Home Introduction Persons Geogr. Sources Events Mijn blog(Nederlands)
Religion Subjects Images Queries Links Contact Do not fly Iberia
This is a non-commercial site. Any revenues from Google ads are used to improve the site.

Custom Search
Quote of the day: Their strength is in infantry. Some trib
Notes
Parallel Lives by Plutarchus

Galba Chapter 23: Piso selected as Galba's successor[69 AD]
Next chapter
Return to index
Previous chapter
Thus Vitellius was publicly proclaimed emperor in Germany; which news coming to Galba's ear, he no longer deferred his adoption; yet knowing that some of his friends were using their interest for Dolabella, and the greatest number of them for Otho, neither of whom he approved of on a sudden, without anyone's privity, he sent for Piso, the son of Crassus and Scribonia, whom Nero slew, a young man in general of excellent dispositions for virtue, but his most eminent qualities those of steadiness and austere gravity. And so he set out to go to the camp to declare him Caesar and successor to the empire. But at his very first going forth, many signs appeared in the heavens, and when he began to make a speech to the soldiers, partly extempore, and partly reading it, the frequent claps of thunder and flashes of lightning and the violent storm of rain that burst on both the camp and the city were plain discoveries that the divine powers did not look with favor or satisfaction on this act of adoption, that would come to no good result. The soldiers, also, showed symptoms of hidden discontent, and wore sullen looks, no distribution of money being even now made to them. However, those that were present and observed Piso's countenance and voice could not but feel admiration to see him so little overcome by so great a favor, of the magnitude of which at the same time he seemed not at all insensible. Otho's aspect, on the other hand, did not fail to let many marks appear of his bitterness and anger at his disappointment; since to have been the first man thought of for it, and to have come to the very point of being chosen, and now to be put by, was in his feelings a sign of the displeasure and ill-will of Galba towards him. This filled him with fears and apprehensions, and sent him home with a mind full of various passions, whilst he dreaded Piso, hated Galba, and was full of wrath and indignation against Vinius. And the Chaldeans and soothsayers about him would not permit him to lay aside his hopes or quit his design, chiefly Ptolemaeus, insisting much on a prediction he had made, that Nero should not murder Otho, but he himself should die first, and Otho succeed as emperor; for the first proving true, he thought he could not distrust the rest. But none perhaps stimulated him more than those that professed privately to pity his hard fate and compassionate him for being thus ungratefully dealt with by Galba; especially Nymphidius's and Tigellinus's creatures, who, being now cast off and reduced to low estate, were eager to put themselves upon him, exclaiming at the indignity he had suffered, and provoking him to revenge himself.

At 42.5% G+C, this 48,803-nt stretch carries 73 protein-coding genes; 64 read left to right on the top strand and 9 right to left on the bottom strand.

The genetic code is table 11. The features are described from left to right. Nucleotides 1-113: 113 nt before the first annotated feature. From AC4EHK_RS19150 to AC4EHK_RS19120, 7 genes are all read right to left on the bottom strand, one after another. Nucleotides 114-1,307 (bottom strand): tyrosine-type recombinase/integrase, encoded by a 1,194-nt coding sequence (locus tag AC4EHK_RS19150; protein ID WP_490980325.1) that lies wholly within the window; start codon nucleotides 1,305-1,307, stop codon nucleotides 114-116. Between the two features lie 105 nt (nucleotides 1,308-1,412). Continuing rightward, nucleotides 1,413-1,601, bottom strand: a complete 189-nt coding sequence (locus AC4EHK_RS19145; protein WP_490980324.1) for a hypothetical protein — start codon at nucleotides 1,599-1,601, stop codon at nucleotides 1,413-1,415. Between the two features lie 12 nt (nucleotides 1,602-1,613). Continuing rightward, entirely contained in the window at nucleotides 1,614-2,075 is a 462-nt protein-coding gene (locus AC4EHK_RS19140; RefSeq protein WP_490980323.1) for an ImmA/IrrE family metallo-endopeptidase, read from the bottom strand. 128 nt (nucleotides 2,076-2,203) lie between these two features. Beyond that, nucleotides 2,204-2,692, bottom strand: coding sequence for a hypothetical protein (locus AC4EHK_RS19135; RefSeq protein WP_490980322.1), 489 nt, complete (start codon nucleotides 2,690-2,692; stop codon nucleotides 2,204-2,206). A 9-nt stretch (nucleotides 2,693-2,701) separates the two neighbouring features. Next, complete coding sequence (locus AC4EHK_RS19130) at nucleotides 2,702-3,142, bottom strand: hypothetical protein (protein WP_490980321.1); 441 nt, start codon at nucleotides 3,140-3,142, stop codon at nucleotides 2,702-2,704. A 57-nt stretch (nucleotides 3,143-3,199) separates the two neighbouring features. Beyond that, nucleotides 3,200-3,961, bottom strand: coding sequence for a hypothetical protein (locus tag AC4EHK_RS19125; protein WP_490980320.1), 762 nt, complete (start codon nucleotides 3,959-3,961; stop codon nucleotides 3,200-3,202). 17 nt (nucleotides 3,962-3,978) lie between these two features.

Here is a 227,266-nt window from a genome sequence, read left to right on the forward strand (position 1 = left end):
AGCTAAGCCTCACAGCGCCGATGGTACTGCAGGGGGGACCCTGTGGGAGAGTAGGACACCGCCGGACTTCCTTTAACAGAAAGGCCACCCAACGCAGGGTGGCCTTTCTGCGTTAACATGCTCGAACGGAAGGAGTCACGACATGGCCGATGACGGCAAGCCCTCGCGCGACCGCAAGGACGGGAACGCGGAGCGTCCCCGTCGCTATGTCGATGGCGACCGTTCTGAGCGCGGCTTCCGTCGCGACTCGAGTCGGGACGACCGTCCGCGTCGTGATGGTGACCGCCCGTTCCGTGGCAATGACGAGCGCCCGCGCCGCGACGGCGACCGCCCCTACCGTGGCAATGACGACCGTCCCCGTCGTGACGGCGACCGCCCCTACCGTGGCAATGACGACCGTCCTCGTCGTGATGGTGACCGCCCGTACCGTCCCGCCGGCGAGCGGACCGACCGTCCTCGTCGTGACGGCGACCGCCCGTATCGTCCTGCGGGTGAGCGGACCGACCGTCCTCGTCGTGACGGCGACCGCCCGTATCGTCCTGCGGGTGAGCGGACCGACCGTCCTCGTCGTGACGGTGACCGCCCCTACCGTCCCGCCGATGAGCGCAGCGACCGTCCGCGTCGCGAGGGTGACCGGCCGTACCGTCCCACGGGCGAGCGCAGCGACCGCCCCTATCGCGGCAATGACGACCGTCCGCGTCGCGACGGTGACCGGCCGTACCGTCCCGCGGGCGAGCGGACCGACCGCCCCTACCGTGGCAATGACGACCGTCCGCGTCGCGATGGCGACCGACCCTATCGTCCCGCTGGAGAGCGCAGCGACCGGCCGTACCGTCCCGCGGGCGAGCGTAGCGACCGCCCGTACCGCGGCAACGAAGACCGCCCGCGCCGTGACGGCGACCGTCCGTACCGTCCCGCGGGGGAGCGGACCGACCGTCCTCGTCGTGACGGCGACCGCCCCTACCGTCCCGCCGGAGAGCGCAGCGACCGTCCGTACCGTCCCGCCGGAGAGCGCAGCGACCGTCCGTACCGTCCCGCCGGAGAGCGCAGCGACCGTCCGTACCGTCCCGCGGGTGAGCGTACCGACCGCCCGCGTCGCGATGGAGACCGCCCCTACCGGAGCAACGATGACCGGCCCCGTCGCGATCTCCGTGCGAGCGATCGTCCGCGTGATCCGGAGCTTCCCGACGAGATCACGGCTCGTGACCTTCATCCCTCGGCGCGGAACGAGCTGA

Event: Galba looks for a successor

Persons with images
Nero